.where(‘state.Closed', '==', false)

This is simple to implement, mechanically. A bit of utility code could perform the correct set of WHERE operations, leaving application code straightforward.

How might this scale? This is an unknown – these are a lot of ANDs (especially for an entity with many states), which might need more Firestore indexes, or might stress Firestore query mechanism in unexpected ways, or might hit a limit on the number of allowable (or advisable) ANDs.

This is probably the best approach for a small number of states.

Approach 3: Combinatorial state fields

Given how well mathematical logic worked in the previous approach, what if we took it further? When writing an updated state of an entity/document, application code (utility code) could emit all of the combinations of states that include the current state. Concretely, consider the S1/S2/S3/S4 example. If an entity is in state S2, that could be represented like so:

state: {
    S1: false, // or omit the ‘false’ entries
    S2: true,
    S3: false,
    S4: false,
    S1_S2: true,
    S1_S3: false,
    S1_S4: false,
    S2_S3: true,
    S2_S4: true,
    S3_S4: false,
    S1_S2_S3: true,
    S1_S2_S4: true,
    S1_S3_S4: false,
    S2_S3_S4: false,
    // S1_S2_S3_S4 not necessary, would always be true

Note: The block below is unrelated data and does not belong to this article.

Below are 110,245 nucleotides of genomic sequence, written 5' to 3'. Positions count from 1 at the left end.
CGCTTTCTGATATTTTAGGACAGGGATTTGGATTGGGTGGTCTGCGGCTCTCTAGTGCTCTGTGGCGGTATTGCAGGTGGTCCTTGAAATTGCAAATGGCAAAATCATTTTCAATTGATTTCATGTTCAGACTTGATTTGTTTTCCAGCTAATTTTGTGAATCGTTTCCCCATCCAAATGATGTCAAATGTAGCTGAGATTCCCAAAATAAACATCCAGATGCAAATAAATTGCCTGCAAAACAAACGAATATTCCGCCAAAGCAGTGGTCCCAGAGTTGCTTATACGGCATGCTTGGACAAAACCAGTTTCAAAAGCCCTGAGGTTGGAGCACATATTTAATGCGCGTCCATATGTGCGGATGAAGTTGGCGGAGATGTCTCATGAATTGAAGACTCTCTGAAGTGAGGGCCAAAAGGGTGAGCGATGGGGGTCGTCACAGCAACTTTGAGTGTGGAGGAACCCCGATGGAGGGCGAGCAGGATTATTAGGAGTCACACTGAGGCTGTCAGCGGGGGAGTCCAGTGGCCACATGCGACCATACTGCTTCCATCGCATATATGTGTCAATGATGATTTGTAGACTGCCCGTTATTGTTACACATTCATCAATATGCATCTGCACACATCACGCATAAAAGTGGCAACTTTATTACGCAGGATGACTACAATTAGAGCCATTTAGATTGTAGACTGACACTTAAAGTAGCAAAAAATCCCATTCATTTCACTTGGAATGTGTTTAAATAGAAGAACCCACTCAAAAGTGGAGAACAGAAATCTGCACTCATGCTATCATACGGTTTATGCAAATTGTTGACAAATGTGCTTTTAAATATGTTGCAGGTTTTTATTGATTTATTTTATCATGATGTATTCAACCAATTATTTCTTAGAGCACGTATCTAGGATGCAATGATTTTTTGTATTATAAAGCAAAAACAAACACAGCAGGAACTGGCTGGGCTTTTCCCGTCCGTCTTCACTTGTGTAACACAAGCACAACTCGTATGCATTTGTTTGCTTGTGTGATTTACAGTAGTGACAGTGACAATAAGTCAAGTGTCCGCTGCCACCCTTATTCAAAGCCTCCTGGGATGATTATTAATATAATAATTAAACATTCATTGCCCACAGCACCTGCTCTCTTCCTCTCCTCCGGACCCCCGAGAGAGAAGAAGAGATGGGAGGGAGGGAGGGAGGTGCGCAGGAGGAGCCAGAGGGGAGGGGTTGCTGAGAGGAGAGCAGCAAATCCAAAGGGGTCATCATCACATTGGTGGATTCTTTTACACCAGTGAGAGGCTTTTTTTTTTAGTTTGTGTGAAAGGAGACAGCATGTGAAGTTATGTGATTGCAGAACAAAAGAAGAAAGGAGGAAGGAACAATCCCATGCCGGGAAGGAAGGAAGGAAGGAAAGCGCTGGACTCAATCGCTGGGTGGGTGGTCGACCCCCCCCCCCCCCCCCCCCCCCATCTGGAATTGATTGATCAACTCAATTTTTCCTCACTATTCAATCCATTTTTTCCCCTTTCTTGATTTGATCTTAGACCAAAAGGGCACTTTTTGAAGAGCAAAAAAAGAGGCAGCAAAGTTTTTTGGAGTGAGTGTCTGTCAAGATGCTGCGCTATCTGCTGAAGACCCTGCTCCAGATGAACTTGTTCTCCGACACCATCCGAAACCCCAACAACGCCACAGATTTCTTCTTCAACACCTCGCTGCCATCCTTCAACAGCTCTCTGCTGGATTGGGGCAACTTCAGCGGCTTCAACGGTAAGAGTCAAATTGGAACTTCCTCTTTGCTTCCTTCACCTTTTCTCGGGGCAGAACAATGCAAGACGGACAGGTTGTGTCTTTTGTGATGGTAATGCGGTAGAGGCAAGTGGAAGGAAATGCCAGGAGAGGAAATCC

}

This approach pre-computes the answers to all possible queries of sets of states. Such a representation could be generated easily and consistently by utility code. Queries, again with the bit of utility code to generate them, can find all documents (entities) in any set of states with a single WHERE. For example, to look for all documents that are in state S2 or S3:

.where(‘state.S2_S3’, '==', true)

This will have efficient query characteristics, but could run into limitations around the number of allowable fields in a single Firestore document. Also, with Firestore there is an index for each of these fields, and each index increases the Firestore storage costs and makes document updates a bit slower.

Approach 4: Partial combinatorial state fields

This approach is like the previous approach, with one optimization: rather than pre-generate all of the possible combinations, instead only generate those combinations which enable queries the application actually performs. Typically an application will only use a a few handfuls of combinations of states that an application ever queries for – vastly fewer than the number of combinations of states – which as you may recall from math courses, involves factorials.